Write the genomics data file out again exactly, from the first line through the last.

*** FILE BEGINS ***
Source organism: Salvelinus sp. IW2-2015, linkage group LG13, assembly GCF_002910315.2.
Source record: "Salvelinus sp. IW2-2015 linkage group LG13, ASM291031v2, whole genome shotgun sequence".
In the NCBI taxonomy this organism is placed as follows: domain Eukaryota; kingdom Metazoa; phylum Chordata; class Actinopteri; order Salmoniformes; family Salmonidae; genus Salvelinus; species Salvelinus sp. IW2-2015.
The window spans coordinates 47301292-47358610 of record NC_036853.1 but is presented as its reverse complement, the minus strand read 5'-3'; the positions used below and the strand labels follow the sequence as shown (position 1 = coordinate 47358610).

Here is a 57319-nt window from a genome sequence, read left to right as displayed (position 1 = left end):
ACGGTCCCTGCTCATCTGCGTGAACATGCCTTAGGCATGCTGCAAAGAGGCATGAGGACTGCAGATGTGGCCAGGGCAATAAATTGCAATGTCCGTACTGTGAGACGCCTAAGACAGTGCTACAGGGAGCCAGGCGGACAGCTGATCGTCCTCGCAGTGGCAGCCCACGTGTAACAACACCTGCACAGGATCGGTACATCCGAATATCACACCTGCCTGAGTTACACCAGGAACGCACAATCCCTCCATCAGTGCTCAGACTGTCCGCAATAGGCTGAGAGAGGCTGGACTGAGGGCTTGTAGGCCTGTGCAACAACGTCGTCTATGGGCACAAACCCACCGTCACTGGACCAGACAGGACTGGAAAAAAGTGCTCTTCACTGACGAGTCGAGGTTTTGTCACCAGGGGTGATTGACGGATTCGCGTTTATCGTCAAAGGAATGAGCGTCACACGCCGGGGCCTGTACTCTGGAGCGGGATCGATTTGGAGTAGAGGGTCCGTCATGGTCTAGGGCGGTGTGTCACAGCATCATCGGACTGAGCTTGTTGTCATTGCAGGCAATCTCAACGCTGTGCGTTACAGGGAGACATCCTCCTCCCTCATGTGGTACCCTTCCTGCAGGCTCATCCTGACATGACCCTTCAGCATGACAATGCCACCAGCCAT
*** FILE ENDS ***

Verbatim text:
Source organism: Salvelinus sp. IW2-2015, linkage group LG13, assembly GCF_002910315.2.
Source record: "Salvelinus sp. IW2-2015 linkage group LG13, ASM291031v2, whole genome shotgun sequence".
In the NCBI taxonomy this organism is placed as follows: domain Eukaryota; kingdom Metazoa; phylum Chordata; class Actinopteri; order Salmoniformes; family Salmonidae; genus Salvelinus; species Salvelinus sp. IW2-2015.
The window spans coordinates 47301292-47358610 of record NC_036853.1 but is presented as its reverse complement, the minus strand read 5'-3'; the positions used below and the strand labels follow the sequence as shown (position 1 = coordinate 47358610).

Here is a 57319-nt window from a genome sequence, read left to right as displayed (position 1 = left end):
ACGGTCCCTGCTCATCTGCGTGAACATGCCTTAGGCATGCTGCAAAGAGGCATGAGGACTGCAGATGTGGCCAGGGCAATAAATTGCAATGTCCGTACTGTGAGACGCCTAAGACAGTGCTACAGGGAGCCAGGCGGACAGCTGATCGTCCTCGCAGTGGCAGCCCACGTGTAACAACACCTGCACAGGATCGGTACATCCGAATATCACACCTGCCTGAGTTACACCAGGAACGCACAATCCCTCCATCAGTGCTCAGACTGTCCGCAATAGGCTGAGAGAGGCTGGACTGAGGGCTTGTAGGCCTGTGCAACAACGTCGTCTATGGGCACAAACCCACCGTCACTGGACCAGACAGGACTGGAAAAAAGTGCTCTTCACTGACGAGTCGAGGTTTTGTCACCAGGGGTGATTGACGGATTCGCGTTTATCGTCAAAGGAATGAGCGTCACACGCCGGGGCCTGTACTCTGGAGCGGGATCGATTTGGAGTAGAGGGTCCGTCATGGTCTAGGGCGGTGTGTCACAGCATCATCGGACTGAGCTTGTTGTCATTGCAGGCAATCTCAACGCTGTGCGTTACAGGGAGACATCCTCCTCCCTCATGTGGTACCCTTCCTGCAGGCTCATCCTGACATGACCCTTCAGCATGACAATGCCACCAGCCAT